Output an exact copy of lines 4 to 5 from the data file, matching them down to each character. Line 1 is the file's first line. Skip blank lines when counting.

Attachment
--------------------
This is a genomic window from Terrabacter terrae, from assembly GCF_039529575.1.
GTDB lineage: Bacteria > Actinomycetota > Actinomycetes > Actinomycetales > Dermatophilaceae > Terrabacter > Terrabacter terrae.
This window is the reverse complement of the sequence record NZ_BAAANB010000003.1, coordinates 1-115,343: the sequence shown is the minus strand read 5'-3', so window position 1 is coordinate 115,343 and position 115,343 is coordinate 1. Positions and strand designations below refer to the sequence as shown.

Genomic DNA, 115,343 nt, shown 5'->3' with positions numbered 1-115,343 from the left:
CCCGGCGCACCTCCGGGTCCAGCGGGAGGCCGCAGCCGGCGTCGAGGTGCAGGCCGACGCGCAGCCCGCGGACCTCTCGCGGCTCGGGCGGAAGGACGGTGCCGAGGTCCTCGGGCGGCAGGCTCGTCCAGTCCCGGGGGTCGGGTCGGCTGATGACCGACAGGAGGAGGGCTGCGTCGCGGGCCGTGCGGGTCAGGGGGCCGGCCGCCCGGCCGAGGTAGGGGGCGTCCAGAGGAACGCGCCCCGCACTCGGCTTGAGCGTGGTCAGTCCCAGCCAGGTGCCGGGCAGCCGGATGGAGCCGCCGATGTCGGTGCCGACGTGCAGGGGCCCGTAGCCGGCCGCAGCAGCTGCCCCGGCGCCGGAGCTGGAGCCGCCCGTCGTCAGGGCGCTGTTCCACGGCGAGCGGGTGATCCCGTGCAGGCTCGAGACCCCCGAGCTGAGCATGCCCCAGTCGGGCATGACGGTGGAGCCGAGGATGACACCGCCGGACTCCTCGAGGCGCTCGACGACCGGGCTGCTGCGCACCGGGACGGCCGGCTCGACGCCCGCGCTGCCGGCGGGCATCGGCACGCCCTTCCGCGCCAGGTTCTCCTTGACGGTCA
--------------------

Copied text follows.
Genomic DNA, 115,343 nt, shown 5'->3' with positions numbered 1-115,343 from the left:
CCCGGCGCACCTCCGGGTCCAGCGGGAGGCCGCAGCCGGCGTCGAGGTGCAGGCCGACGCGCAGCCCGCGGACCTCTCGCGGCTCGGGCGGAAGGACGGTGCCGAGGTCCTCGGGCGGCAGGCTCGTCCAGTCCCGGGGGTCGGGTCGGCTGATGACCGACAGGAGGAGGGCTGCGTCGCGGGCCGTGCGGGTCAGGGGGCCGGCCGCCCGGCCGAGGTAGGGGGCGTCCAGAGGAACGCGCCCCGCACTCGGCTTGAGCGTGGTCAGTCCCAGCCAGGTGCCGGGCAGCCGGATGGAGCCGCCGATGTCGGTGCCGACGTGCAGGGGCCCGTAGCCGGCCGCAGCAGCTGCCCCGGCGCCGGAGCTGGAGCCGCCCGTCGTCAGGGCGCTGTTCCACGGCGAGCGGGTGATCCCGTGCAGGCTCGAGACCCCCGAGCTGAGCATGCCCCAGTCGGGCATGACGGTGGAGCCGAGGATGACACCGCCGGACTCCTCGAGGCGCTCGACGACCGGGCTGCTGCGCACCGGGACGGCCGGCTCGACGCCCGCGCTGCCGGCGGGCATCGGCACGCCCTTCCGCGCCAGGTTCTCCTTGACGGTCA